This QIP aimed to evaluate the nature of TCs undertaken by GPs at our two practices and whether the patients’ needs could have adequately been met without the involvement of a GP. We also aimed to measure the impact of a new intervention allowing for safe substitution of TCs, with patients who did not require a GP to deal with their query being actively signposted by reception staff to other AHPs, non-medical staff or an alternative service at the time of booking. We hypothesised that this model could transfer time-consuming TCs from GPs to other staff or reduce the need for them altogether, hence freeing up appointments for patients who need to speak to or see the GP. As GPs are the most costly staff group in general practice, this would also represent a better allocation of financial resources for the practices.
Two locations were included in this study: Barlby Surgery and Kings Road Medical Centre (KRMC)—both London-based surgeries and members of the AT Medics group, which is responsible for providing primary care services through its 35 GP surgeries in London. The organisation promotes a culture of innovation and this specific project is one of the many methods through which they aim to enhance the service they can offer. The group has 2 20 000 registered patients in 16 London clinical commissioning groups (CCGs). Barlby and KRMC have 9600 and 11 500 patients, respectively. Both have recently been recognised as OUTSTANDING by CQC.
For the purposes of this study, any TCs that could not be safely substituted and required a GP have been classed as ‘essential’ consultations. Our aim was to increase the proportion of essential TCs booked at Barlby Surgery and KRMC from a baseline of 28.6% and 27.3%, respectively, to 70% in a 3-month time period. The standard was set with the aim of reducing possibly avoidable appointments while allowing a 30% margin with the understanding of patient preference—that some patients may still prefer to speak to a GP, and also erring on the side of caution to ensure that patient safety is not compromised.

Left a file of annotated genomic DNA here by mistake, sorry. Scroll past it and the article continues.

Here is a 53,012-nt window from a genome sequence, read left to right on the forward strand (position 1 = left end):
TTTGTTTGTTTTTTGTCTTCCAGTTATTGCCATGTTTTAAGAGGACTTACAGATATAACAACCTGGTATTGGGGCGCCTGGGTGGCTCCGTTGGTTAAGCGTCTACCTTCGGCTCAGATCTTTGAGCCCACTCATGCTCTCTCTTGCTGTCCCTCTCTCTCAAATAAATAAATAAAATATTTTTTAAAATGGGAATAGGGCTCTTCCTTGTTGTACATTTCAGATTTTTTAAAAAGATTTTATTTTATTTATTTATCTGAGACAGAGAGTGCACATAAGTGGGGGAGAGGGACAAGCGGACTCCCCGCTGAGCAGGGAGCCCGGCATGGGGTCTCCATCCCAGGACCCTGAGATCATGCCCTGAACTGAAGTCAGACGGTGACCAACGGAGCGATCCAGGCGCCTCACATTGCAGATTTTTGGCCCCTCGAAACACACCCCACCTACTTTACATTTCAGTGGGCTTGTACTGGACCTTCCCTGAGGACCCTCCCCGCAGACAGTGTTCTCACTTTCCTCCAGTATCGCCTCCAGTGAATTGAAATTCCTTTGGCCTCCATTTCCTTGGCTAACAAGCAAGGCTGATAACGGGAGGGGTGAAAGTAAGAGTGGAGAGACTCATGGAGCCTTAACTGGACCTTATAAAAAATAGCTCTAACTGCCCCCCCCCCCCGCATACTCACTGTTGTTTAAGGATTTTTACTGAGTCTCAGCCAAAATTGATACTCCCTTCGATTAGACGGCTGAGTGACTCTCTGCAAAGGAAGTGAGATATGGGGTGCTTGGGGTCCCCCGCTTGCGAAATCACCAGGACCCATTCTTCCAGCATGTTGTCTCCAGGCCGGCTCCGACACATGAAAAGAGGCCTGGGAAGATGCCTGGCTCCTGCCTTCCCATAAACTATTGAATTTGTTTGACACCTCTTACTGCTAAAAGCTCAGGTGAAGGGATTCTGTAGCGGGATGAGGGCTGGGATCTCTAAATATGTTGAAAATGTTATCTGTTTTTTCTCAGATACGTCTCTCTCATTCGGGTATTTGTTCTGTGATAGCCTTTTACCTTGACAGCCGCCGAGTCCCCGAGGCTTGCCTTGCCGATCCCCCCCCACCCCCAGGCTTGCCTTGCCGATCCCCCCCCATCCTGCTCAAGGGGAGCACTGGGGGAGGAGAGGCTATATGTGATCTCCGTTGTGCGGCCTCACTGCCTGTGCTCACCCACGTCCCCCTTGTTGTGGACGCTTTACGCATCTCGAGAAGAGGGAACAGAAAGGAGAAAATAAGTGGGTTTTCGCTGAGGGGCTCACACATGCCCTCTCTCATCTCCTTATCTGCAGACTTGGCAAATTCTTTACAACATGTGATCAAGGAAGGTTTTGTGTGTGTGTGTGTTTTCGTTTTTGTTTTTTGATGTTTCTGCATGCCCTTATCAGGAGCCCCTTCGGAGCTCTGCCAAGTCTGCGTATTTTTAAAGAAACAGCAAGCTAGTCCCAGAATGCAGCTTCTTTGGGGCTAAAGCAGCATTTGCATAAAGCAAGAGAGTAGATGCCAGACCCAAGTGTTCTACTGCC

General practice is at the heart of the National Health Service (NHS), dealing with 90% of patient contacts within the NHS yet receiving less than a tenth of the total NHS budget.1 Despite NHS England promising an extra £2.4 billion of investment by 2020/2021, 2 it would be naïve to expect this to immediately solve all of the current problems in general practice. Among these problems is the level of stress faced by GPs. A recent Commonwealth Fund survey found that GPs in the UK had the highest stress levels of the 11 countries surveyed.3 In addition, just 22% felt the system worked well, indicating a much more deeply rooted issue which would need more than just investment to solve.3